James Sturm’s affecting new comic book has already been compared by at least one reviewer to the work of Raymond Carver and it’s not hard to see why. Off Season combines a blue-collar setting with a prose style so pared down, it comes almost as a surprise to feel a lump suddenly rising in your throat as you turn its pages. In the future, doubtless many dozens of regular novels will be written against the backdrop of Trump and all the bewilderments his name conjures; some may even manage to make sense of things that at this point seem utterly confounding. All the same, I expect very few of them to reach the places this graphic novel does, so succinctly and with such seeming ease.
Set in New England in the months just before and just after the 2016 presidential election, Off Season’s subject is estrangement, political and emotional. When the book opens, Mark, who works as a builder, has recently separated from his wife, Lisa, an activist for Hillary Clinton. He’s not for Trump, but since Bernie Sanders, Clinton’s leftist rival, dropped out of the race to be the Democratic candidate, he finds all the excitement has left the race. When Lisa and his small daughter, Suzie, bully him about who he should vote for – a failure to vote for Hillary is, they say, simply a vote for Trump – resistance rises inside him, like a fist. His clients will not, or cannot, pay him on time. His relationship with his wife is increasingly acrimonious. His mother is sick with cancer. His children are apt to play their struggling parents off against one another. What does a woman like Clinton know of these problems? Nothing at all, in his view.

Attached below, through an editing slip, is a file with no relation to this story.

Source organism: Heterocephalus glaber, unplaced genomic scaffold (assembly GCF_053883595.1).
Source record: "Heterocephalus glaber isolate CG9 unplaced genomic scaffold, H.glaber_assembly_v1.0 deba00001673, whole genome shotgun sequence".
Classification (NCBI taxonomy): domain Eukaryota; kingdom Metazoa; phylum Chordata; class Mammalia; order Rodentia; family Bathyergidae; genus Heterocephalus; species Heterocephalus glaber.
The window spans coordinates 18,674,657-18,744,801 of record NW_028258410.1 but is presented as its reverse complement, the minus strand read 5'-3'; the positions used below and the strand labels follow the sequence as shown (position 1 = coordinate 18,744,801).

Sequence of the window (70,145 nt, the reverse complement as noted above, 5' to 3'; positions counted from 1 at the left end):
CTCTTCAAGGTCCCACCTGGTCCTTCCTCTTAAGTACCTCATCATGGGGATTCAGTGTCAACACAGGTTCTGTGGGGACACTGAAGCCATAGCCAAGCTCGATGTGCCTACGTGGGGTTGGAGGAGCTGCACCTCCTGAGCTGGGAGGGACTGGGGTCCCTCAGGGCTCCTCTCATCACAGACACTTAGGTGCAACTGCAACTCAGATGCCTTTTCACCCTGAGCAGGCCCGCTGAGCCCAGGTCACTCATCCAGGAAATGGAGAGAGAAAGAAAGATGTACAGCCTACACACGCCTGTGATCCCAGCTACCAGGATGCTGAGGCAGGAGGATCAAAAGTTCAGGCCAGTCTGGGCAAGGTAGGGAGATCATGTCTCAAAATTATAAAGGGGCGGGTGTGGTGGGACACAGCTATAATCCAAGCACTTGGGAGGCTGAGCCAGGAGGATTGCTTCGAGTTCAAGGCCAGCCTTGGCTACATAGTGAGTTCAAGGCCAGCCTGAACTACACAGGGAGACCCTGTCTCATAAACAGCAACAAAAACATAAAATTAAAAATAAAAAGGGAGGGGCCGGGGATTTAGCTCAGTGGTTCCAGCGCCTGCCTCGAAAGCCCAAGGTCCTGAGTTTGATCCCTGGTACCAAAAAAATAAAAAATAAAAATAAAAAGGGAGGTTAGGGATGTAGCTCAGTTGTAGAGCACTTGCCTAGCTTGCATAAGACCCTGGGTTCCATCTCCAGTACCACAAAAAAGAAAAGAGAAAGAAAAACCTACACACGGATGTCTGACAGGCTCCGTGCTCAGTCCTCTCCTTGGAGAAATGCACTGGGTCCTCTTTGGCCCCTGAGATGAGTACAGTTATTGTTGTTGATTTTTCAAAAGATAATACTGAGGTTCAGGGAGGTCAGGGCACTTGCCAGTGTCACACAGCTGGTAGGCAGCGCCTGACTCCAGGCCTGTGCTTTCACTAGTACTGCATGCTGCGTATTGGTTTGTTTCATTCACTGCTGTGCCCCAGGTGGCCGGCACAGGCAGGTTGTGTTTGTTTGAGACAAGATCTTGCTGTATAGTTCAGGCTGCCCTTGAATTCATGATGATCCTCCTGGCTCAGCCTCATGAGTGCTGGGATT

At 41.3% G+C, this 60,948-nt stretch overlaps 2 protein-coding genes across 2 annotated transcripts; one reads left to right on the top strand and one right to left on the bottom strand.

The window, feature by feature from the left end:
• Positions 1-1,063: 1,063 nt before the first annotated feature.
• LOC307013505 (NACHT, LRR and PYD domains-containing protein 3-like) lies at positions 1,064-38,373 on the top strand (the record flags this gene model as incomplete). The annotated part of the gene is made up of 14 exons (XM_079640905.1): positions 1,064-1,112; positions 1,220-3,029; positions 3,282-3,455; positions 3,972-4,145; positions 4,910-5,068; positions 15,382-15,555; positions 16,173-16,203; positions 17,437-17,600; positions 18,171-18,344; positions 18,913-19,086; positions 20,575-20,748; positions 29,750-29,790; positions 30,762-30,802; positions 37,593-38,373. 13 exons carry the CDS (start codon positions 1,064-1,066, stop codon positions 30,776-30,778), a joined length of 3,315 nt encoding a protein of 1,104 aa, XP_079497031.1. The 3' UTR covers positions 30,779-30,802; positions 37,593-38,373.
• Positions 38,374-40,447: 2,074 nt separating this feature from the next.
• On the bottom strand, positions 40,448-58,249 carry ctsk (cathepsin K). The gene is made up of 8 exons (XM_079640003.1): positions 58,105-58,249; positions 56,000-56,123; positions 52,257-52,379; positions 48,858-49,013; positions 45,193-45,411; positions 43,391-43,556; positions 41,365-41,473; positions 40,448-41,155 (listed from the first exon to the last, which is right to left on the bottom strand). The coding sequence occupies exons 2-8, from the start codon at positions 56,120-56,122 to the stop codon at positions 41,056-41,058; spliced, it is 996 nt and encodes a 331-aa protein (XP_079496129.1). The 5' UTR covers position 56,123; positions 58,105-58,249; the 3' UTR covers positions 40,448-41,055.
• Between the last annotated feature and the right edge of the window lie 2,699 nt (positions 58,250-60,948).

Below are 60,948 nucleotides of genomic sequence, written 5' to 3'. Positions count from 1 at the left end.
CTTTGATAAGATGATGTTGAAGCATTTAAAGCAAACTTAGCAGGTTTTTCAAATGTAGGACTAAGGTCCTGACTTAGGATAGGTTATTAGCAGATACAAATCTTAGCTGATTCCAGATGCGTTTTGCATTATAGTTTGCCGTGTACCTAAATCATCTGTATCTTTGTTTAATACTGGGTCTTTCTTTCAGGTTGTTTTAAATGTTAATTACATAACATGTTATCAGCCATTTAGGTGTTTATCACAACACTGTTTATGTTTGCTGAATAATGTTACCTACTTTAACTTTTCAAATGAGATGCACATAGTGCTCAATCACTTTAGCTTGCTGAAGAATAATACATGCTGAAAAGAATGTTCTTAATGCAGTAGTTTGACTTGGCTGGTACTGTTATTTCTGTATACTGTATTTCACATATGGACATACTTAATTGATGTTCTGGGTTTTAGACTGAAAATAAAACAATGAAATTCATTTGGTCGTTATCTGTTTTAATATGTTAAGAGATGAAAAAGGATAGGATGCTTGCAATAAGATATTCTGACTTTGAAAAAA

Sturm, a co-founder of the Center for Cartoon Studies in Vermont, whose work has appeared on the cover of the New Yorker, has many gifts, but perhaps greatest among them is his ability to capture the sudden crosscurrents that come with any intimate relationship. Mark loves Lisa still, but he cannot always access this; it is buried under so much hurt and resentment, like a house beneath deep snow. Will he be able to dig it out? And if he does, will its recovery somehow inoculate them against whatever political and economic horrors lie ahead? These are the questions Off Season asks, but doesn’t necessarily answer.
I cherish many things about this book, from the way it deals so delicately with the (often toxic) issue of masculinity in Trump’s America to the many shades of blue-grey in which it is drawn (every scene, whether in a diner or the offices of a marriage counsellor, comes with a hint of darkness). Above all, I find it so very pleasing that Mark, Lisa and everyone in it is a dog, albeit dogs that walk on their hind legs and drive SUVs. There is a sweetness here – trace it back to Charles Schulz – that both mitigates against the story’s existential sadness and deepens it, somehow. It democratises Sturm’s characters and, in doing so, reminds the reader at every turn that the US is growing ever less fair almost by the minute.